Kaplan and Norton initially developed the scorecard identifying the four perspectives. However, they also did mention that the scorecard is not a template that can be applied to every business. Kaplan and Norton asserted that the scorecard is a flexible tool and hence its formulation should be modified to fit the vision and strategy of each organization. It is, therefore, important for each organization to have a unique path to follow in building a balance scorecard. For instance, in certain organization, a scorecard focused on top management without extension to lower levels may be developed. In another organization, the top management may elaborate the strategy of the organization especially to key units that drive and measure the strategys success. In most organizations a systematic development plan is usually developed to create and encourage commitment to the scorecard among all the levels of the company. The balanced scorecard is therefore developed in a project profile that is made up of a series of steps.

Step1: PreparationThe first step in development of the scorecard is preparation. In this stage the organization need to identify the business unit where the scorecard is appropriate at the top level of the organization. In simpler terms, this entails the selection of a specific business unit that has its own customer and market where the balanced scorecard would be appropriate. Apart from having specific customers and market, the business unit should also have it channels of distribution, production facilities and measure of financial performance.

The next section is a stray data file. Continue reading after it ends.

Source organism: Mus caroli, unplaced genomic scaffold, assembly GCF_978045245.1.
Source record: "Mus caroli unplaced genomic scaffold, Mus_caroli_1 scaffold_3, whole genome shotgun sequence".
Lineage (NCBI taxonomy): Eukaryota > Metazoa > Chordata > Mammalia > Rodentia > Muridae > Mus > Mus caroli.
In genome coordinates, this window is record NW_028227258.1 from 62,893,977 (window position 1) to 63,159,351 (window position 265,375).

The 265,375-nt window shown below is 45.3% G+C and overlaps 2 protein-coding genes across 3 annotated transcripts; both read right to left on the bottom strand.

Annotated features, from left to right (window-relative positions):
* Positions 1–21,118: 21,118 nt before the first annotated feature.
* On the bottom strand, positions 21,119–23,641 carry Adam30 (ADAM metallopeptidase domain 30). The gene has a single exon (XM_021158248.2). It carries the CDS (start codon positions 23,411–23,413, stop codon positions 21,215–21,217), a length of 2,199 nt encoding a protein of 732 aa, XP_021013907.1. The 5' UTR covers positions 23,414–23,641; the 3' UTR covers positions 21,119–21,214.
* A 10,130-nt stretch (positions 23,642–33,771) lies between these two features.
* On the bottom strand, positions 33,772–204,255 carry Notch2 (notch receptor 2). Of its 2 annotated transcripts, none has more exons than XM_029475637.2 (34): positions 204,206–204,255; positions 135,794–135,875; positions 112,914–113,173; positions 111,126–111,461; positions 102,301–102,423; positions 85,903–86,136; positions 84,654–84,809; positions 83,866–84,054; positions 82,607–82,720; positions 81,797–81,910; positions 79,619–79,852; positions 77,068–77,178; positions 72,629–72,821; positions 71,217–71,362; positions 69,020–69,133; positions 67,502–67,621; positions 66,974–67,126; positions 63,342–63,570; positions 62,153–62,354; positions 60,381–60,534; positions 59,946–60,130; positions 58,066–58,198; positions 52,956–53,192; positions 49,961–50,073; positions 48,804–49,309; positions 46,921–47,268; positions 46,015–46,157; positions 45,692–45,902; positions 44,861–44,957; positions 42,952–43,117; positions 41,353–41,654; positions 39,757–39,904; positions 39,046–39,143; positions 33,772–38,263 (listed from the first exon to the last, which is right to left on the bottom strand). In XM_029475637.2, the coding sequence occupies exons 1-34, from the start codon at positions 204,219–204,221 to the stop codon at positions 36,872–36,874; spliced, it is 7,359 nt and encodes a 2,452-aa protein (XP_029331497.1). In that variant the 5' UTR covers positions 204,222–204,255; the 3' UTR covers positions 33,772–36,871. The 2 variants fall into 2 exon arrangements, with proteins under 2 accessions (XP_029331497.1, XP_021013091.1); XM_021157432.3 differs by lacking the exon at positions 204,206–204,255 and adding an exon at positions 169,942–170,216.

Step 2: First round interviewAfter identification of the business unit, the facilitator of the balanced scorecard needs to carry out the first round interview. The list of interviewee usually includes the executives of the business unit, principal shareholder and some key customers. The interview period is usually about 90 minutes. Interviewing of the executive enables the facilitator to find out their contribution to the strategic objectives and proposed tentative proposal of the scorecard. (Kaplan, Robert S.; 1996)Information from the major shareholder is essential as the facilitator would be able to know their financial expectations from the business unit. The final first-round interviews on key customer play a crucial role in learning about their performance expectation from the best suppliers.

Step 3: First round executive workshopThe third step in project profile of developing a balanced scorecard involv...